“If you do that for every single one of them we’ll be here until next month.”

I side-eyed him and snapped a quick photo. We continued on until we reached a shrine.

The thing you must understand about shrines in Japan is that they are everywhere. Before you visit Japan, you see a photo of them online or in a travel guide and you think, ‘That’s amazing!‘ What you don’t realise is that there are Buddhist shrines, and Shinto shrines, and although they are amazing, they are also innumerable and omnipresent. I really cannot stress this enough. There are shrines around every corner, in every city, up every hill.

We had already visited about five shrines in the past two days when I spotted this shiny red shrine in Chichibu. I pointed up at it eagerly. My brother sighed.

IMG_1448

“Really? Another one?”

I nodded. The novelty hadn’t yet worn off for me. I snapped a quick photo and bounded off towards the steps with my brother trailing behind me in a decidedly less enthusiastic fashion. At the entryway to the shrine, I circled an arm around a red pillar and admired the carvings as I waited for the sound of my brother’s reluctant footsteps to reach my side.

Suddenly a short, thin, bald Japanese man wearing what looked like white house slippers appeared out of nowhere. He said something in rapid-fire Japanese and I cocked my head like a confused spaniel. I felt my eyes widen in panic and I turned to look for my brother, whose foot had only just reached the last step.

“He minds the shrine” my brother muttered to me, joining me in the doorway.

The man turned his attention to him, and asked him a question. My brother explained in simple Japanese that we were Irish, and the man’s face wrinkled into an enormous smile.

“Air-ris-shu!” He exclaimed, beaming. “You come visit?”

“Yes!” I said, glad to be able to communicate.

“First Air-ris-shu here! Why?”

I pointed at my brother and said, “This is my brother. He lives here. I came to visit him.”

“Ahhh,” the man sighed. He muttered something in Japanese then to my brother, and I caught the word “sakura.” Having already had this conversation a few times since arriving in Japan, I nodded my head pre-emptively as my brother translated.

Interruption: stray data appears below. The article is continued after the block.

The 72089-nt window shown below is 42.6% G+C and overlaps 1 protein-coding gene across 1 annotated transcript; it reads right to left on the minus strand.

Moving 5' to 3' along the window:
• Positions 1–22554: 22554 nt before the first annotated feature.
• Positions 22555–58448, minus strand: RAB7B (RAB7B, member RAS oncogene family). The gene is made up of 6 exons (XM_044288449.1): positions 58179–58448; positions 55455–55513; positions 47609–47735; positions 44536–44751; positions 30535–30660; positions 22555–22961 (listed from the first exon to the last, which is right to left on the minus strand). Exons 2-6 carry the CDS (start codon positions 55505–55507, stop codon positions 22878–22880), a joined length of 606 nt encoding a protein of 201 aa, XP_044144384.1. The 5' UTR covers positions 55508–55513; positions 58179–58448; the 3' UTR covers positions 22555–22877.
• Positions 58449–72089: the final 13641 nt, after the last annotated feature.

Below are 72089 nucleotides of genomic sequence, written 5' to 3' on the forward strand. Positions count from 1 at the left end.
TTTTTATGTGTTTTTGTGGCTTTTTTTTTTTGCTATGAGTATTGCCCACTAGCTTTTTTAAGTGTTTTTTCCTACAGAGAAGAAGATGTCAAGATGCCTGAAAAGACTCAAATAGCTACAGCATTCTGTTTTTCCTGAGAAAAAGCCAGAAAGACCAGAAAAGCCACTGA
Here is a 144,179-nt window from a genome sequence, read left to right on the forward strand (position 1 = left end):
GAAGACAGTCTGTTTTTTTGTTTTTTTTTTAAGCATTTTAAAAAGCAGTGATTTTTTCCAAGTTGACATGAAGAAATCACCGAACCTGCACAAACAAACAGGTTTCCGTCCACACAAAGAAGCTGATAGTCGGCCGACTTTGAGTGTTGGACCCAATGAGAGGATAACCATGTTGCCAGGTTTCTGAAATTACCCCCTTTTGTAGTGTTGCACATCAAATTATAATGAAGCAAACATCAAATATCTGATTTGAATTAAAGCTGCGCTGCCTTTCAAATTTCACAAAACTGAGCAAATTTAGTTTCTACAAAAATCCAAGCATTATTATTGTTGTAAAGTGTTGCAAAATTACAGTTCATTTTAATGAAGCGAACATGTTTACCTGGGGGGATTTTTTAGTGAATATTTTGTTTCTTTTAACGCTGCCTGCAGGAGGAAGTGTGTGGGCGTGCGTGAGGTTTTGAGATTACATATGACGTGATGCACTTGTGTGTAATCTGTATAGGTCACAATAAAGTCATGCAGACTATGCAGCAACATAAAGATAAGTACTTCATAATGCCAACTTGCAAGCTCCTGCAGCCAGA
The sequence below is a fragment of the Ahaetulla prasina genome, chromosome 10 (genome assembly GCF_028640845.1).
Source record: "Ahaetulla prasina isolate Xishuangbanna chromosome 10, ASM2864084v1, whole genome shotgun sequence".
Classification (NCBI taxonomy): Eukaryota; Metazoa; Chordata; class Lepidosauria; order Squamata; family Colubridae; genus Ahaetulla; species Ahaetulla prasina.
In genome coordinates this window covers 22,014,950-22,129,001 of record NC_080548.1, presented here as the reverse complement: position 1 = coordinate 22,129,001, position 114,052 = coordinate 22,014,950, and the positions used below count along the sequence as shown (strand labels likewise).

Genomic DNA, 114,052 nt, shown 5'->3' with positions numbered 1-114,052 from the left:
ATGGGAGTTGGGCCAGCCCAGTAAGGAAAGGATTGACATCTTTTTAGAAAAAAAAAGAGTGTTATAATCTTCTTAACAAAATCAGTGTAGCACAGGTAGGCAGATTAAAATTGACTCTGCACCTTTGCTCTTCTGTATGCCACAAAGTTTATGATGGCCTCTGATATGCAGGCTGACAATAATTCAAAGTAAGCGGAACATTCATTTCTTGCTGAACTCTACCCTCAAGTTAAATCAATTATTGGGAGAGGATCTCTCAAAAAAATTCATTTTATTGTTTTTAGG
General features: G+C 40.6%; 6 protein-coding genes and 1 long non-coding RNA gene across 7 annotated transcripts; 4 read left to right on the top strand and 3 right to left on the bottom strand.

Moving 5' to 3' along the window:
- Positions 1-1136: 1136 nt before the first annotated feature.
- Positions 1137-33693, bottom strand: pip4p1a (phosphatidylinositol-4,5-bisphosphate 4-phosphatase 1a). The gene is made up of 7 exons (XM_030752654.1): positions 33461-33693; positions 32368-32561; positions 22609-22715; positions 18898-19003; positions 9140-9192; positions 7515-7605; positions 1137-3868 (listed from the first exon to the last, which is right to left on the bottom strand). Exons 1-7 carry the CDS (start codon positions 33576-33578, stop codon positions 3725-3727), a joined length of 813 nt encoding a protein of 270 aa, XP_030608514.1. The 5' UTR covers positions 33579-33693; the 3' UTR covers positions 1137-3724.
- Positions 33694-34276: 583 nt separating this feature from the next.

“He says you’re just in time for the cherry-blossoms.”

“I gathered,” I said dryly.

Each and every Japanese person I had spoken to since I had arrived in the country had made some mention of how fortunate I was to have arrived in time to see the cherry blossom trees. I was starting to think it was a bit of an unhealthy obsession. I mean, who gets that excited about a tree?*

I was still rolling my eyes internally at this national obsession with a flower when the man said something that snapped my attention back to him with laser precision.

“Are you here for UFOs?”

I felt my eyes slide to my brother’s face, trying to follow his lead. Was it another lost-in-translation moment? Did UFOs mean something different here?

My brother was staring blankly at the man. He blinked twice.

“UFOs?” I prompted.

“Yes!” The man bobbed his head up and down so vigorously I started to worry it might fall off. “Many people come for UFOs.”

I flicked a glance at my brother again just to double check that he was as blindsided by this conversation topic as I was. His face hadn’t moved a single muscle, but his eyes had the pained expression of someone struggling with the decision of whether or not to laugh.

“Do you mean… flying saucers?” I asked, haltingly.

“Yes, YES!” The head bobbing increased in speed. “Flying saucer!”

I briefly considered trying to catch my brother’s eye but then decided that it would be a monstrous lack of decorum to laugh in this eager man’s face, so I bit the inside of my cheek instead.

“There are UFOs here? In the park?” I asked.

“Yes, yes.” The man shuffled closer and pointed up at the sky. “They come. They come often. Here.”

“Oh.” I said.

We stood there for a moment in silence, the three of us looking up at a brilliantly blue, cloudless patch of sky. The man, reverently looking up at where he obviously thought a UFO might appear at any moment, and my brother and I following his gaze, rendered completely speechless. In the quiet the moment seemed to stretch, but for the life of me I couldn’t think of a single thing to say.

And then the silence was broken.

“I have photo!”

I turned to face him. “Sorry?”

“I have photo! One moment please.” The man shuffled into the temple and out of sight.

My brother and I stood motionless. Then the side of my brother’s mouth moved.

“He’s serious. He’s actually serious.”

Laughter bubbled up my throat and I coughed in an attempt to disguise it.

“You didn’t mention Yamanashi was a UFO hotspot,” I said in a casual tone of voice.

My brother snorted.

The man reappeared with a point-and-shoot camera that was at least a decade old. He positioned himself between us and turned the camera over to show us the small screen on the back. He flicked through various photos until he found the one he was looking for and held it up.

“See?”

I peered at the screen. It showed the patch of sky we had just been closely examining, only in this photo there was a small blob in the upper right corner. He jabbed the blob with his finger. “There!” He said, triumphantly.

It looked like a bird to me. Possibly an eagle.

“Mmmm” I murmured, noncommittal.

He flicked ahead to another photo of the same scene. This one had a couple of orbs, the kind you get from using the flash when dust particles get in the way.

“See!” He pointed, excited.

“Yes,” I said. “I see.”

He flicked through, showing us more photos with orbs hanging in the middle distance, and a couple more photos of blurry blotches in the sky.

“People come from all over,” he said. “They come for UFOs.”

“Tourists?” I asked.

“Yes, yes. French. Many French. Some American.”

“French and American people come here to watch for UFOs?”